4. Lindenthal’s Hudson River Bridge

 

Rendering from Scientific American May 23, 1891

Beneath a tree on a (landlocked) college campus in New Jersey, there’s a cornerstone of a bridge that leads to nowhere. The stone is the only trace of a planned 6,000-foot-bridge that would have spanned the Hudson River from Manhattan’s 23rd Street at 10th Avenue to New Jersey. Originally laid in June 1895 at the corner of Garden and 12th Streets in Hoboken, the stone was only later moved to its current location at the Stevens Institute of Technology.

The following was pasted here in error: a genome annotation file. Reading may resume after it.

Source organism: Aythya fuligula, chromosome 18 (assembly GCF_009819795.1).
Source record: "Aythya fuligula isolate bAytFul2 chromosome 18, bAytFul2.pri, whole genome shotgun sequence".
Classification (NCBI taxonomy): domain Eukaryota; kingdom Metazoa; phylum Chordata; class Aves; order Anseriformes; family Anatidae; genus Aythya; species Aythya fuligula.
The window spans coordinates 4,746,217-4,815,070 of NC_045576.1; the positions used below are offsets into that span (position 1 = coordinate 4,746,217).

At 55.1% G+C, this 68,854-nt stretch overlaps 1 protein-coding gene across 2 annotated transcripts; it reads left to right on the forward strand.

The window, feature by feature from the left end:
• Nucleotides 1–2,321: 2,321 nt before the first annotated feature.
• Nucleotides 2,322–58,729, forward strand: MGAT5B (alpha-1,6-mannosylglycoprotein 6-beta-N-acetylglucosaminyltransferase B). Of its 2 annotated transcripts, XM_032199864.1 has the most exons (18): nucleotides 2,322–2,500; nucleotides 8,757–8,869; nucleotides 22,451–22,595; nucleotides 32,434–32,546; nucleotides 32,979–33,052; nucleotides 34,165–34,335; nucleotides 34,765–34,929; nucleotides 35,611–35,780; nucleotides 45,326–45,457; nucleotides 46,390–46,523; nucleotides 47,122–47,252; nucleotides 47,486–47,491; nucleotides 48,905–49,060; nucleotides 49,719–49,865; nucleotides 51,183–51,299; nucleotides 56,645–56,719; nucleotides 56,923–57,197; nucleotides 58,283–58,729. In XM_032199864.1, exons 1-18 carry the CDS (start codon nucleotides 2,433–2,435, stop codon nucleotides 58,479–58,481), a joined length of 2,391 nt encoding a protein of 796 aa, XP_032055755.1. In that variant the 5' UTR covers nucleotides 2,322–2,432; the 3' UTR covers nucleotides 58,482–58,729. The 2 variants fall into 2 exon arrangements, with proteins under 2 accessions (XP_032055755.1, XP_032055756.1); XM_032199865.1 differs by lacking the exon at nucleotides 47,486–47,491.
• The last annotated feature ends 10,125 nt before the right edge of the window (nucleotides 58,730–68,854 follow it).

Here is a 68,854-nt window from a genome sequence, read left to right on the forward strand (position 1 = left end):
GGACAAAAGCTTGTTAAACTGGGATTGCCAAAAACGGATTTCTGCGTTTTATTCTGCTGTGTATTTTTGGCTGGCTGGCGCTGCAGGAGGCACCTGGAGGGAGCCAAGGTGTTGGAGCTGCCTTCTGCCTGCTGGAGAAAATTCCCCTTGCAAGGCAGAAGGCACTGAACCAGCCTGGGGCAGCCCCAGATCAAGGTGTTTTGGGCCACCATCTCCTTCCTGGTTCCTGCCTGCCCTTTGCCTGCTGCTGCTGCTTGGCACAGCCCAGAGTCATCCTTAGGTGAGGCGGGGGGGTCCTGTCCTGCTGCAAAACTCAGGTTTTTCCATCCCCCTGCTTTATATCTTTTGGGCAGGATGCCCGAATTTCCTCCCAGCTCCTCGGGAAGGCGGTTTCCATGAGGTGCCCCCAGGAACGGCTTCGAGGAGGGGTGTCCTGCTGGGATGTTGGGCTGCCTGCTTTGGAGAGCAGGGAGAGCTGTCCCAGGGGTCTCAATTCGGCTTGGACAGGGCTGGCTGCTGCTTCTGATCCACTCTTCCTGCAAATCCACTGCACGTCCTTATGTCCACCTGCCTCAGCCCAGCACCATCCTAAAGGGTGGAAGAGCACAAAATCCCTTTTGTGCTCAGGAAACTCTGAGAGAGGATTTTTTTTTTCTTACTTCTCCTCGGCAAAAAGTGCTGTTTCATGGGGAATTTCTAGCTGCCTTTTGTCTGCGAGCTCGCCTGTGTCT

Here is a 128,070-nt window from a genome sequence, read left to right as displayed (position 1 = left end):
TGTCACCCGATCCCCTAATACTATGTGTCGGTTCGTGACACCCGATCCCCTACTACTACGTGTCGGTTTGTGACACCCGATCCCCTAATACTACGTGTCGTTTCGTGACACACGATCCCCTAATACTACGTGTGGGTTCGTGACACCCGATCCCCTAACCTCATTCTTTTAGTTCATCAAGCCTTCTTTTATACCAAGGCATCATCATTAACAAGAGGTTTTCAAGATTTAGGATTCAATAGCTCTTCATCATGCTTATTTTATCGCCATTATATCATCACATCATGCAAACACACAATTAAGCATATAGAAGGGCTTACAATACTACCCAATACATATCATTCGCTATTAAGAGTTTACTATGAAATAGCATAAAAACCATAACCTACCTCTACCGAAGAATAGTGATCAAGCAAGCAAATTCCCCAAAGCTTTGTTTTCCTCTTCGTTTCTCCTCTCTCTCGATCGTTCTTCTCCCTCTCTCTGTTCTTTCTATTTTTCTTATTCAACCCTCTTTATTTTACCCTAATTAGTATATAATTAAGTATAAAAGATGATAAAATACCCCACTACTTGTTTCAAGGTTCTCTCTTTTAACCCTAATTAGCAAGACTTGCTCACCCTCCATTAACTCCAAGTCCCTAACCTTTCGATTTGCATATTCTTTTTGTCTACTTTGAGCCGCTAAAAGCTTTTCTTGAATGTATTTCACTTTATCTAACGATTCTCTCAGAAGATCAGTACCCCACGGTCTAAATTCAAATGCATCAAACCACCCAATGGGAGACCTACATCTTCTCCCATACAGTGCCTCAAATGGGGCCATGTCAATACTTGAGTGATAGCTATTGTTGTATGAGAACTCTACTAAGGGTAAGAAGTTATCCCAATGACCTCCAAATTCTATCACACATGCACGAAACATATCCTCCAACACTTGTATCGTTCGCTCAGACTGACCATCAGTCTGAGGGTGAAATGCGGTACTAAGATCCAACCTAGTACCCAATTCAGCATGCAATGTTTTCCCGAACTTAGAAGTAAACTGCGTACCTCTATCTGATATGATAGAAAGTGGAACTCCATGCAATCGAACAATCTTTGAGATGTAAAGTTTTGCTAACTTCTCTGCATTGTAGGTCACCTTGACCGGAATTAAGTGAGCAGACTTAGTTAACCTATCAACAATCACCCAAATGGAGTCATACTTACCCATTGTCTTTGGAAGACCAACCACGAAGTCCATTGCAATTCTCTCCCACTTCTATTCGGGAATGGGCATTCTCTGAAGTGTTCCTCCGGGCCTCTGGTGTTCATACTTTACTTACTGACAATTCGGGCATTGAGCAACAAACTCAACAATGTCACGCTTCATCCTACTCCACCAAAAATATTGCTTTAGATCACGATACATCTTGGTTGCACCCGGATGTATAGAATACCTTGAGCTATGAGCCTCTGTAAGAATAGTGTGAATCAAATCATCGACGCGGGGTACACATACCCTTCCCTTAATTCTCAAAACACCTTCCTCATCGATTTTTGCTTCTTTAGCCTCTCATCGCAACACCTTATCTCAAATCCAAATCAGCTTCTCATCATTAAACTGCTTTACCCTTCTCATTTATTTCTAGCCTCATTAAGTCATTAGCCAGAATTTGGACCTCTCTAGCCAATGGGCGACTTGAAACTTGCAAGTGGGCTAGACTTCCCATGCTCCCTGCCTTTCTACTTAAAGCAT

Had plans come to fruition, the massive structure would have been an iconic element of New York’s skyline. Even by modern-day standards, the size of the bridge is impressive: 200 feet wide and 200 feet high to accommodate 12 railroads, 24 traffic lanes and 2 pedestrian walks. The massive structure would have been double the length of the George Washington Bridge, and two supporting 825-foot-high towers would have been taller than the 792-foot Woolworth Building (the world’s tallest skyscraper at the time).